These historical and contemporary examples bracket the period of flux in the boundary between men's and women's work. The rhetoric of the early 1950s advocated collapse of the boundary between masculine and feminine. Rural labor heroines, such as those interviewed by Hershatter (chap. 5), were extolled because they were doing the work of men. Hershatter notes: “What the revolution did for these women was not so much to remove the stigma of ‘outside’ labor as to change the context and the rewards associated with it” (p. 83). Cao Zhuxiang “broke the old habit of believing that women could not do farmwork” (p. 85). Of course, the truth about Cao, as the chapter details, is that she had often worked “outside” before that time, though she might not have called it that. Work previously invisible when performed by women became socially recognized. The relation between gender and work changed in the early 1950s for this reason, as well as because of the actual movement of women into agricultural fieldwork.
Did this represent the erasing of gender differences, or were women expected to become “like men”? Honig's chapter 6 on the Iron Girls of the Cultural Revolution argues that in moving from the cities to the countryside and eschewing the traditional tasks of rural women, the girls had no option other than to become like men. Often it was the sent-down youth who challenged rural beliefs about women's roles. As outsiders, these young women could establish a new precedent far more easily than local women could. Honig also describes how challenging old beliefs about gender and work could be in the interest of local cadres. But the problem was, when everyone becomes a man, who is left to work at home? Both Hershatter and Honig illustrate how deeply hidden beneath the rhetoric of gender equality the problem of child care was. Venturing over the male-female divide was a dangerous, even deadly, undertaking.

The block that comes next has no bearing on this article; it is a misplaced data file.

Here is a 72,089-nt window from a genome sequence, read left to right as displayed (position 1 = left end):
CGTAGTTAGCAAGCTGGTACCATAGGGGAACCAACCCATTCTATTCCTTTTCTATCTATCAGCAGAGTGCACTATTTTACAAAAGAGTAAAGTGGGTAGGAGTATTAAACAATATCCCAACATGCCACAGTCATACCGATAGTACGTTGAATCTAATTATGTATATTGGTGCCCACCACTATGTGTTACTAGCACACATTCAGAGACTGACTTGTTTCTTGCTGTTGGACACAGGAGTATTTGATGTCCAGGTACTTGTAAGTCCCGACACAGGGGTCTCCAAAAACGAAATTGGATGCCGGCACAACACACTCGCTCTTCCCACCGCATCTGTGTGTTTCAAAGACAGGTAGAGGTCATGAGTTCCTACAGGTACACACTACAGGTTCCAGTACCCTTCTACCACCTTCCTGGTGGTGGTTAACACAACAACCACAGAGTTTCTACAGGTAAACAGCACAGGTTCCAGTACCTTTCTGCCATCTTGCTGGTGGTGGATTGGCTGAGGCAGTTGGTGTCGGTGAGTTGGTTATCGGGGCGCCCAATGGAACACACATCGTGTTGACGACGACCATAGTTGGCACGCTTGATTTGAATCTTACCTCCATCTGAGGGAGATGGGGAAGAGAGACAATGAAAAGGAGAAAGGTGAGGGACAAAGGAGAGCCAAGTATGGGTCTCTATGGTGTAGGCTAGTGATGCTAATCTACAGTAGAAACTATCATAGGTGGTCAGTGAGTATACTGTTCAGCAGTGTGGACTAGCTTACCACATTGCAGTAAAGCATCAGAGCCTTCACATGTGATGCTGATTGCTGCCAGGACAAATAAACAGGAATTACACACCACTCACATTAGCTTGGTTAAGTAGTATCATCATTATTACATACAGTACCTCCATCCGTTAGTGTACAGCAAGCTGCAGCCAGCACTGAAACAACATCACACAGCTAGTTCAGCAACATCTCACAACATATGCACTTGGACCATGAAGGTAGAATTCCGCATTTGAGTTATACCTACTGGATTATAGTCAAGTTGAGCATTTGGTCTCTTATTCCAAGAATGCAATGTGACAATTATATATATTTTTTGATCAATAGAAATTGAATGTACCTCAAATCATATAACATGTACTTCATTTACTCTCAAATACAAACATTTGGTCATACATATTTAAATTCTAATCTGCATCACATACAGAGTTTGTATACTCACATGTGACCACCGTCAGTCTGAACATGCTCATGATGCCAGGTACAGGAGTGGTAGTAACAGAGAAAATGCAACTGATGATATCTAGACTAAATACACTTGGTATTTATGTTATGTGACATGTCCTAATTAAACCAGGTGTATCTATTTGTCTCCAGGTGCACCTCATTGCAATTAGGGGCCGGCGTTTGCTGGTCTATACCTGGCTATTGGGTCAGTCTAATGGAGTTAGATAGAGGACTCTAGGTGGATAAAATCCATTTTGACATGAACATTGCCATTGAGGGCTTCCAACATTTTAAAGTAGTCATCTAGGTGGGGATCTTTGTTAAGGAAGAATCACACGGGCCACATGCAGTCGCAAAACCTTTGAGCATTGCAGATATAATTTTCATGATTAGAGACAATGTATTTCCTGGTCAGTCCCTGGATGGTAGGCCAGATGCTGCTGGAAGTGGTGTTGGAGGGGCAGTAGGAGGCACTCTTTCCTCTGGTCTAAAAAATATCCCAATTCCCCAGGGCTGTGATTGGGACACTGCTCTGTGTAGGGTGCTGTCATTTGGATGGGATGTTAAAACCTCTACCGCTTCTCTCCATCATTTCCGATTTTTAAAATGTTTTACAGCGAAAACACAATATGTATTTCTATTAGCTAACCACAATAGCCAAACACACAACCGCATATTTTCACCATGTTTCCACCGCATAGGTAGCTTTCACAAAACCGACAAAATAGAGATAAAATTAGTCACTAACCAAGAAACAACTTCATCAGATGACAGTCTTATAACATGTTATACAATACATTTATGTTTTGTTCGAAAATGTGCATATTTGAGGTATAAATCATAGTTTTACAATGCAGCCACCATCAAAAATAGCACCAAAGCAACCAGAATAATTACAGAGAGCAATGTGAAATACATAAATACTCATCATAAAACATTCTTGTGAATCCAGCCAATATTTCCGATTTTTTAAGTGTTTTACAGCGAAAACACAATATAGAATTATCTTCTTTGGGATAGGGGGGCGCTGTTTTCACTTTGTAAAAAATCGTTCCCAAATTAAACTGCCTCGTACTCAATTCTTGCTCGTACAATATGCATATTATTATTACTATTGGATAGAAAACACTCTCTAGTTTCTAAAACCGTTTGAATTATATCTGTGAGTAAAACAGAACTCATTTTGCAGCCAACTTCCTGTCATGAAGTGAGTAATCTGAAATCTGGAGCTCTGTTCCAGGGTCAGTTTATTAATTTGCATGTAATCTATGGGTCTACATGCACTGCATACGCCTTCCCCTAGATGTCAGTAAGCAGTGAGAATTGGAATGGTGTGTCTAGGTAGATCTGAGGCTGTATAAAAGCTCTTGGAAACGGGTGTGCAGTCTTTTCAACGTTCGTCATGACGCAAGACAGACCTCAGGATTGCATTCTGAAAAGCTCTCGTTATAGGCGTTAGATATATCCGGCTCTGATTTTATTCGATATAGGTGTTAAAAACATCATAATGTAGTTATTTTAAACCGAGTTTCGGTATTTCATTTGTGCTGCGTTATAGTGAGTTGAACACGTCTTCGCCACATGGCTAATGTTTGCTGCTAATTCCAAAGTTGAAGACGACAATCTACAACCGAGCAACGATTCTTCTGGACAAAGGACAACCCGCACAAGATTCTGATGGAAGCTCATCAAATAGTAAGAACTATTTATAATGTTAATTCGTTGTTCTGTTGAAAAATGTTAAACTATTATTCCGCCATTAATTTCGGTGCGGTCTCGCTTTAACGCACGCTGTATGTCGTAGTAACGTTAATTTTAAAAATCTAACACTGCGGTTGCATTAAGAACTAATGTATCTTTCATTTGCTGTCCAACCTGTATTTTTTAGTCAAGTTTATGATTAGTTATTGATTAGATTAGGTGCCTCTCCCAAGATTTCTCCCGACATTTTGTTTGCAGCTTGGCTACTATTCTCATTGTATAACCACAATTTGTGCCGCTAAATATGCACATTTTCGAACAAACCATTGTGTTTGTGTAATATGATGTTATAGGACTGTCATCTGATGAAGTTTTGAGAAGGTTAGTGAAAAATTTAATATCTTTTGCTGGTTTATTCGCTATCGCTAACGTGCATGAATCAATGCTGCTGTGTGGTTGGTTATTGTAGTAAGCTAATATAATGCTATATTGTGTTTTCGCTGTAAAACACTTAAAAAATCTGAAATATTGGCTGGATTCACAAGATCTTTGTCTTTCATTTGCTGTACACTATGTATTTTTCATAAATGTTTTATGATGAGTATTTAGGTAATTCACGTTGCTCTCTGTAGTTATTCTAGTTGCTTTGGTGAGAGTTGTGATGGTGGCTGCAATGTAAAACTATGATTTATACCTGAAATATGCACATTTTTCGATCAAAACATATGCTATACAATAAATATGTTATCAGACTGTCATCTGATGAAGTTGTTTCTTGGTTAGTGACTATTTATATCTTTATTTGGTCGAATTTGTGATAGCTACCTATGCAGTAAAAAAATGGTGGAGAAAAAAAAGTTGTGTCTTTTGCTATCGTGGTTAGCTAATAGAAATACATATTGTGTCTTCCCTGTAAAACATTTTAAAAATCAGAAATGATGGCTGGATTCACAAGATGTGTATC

The post-Mao era brought a repudiation of this ideology and the rise of a new feminine identity, separate from men. Although traditional Confucian gender roles differed from those espoused by the Communist state and its organ, the Women's Federation (Fulian), both periods were characterized by an authoritarian state discourse. In contrast, in the reform era women began to create their own ideas about gender identity. Through the “discovery” of inequality, the public rhetoric that constructed gender identity was challenged (Croll 1995). What was private and invisible thus became public and visible, and the boundaries between men and women shifted.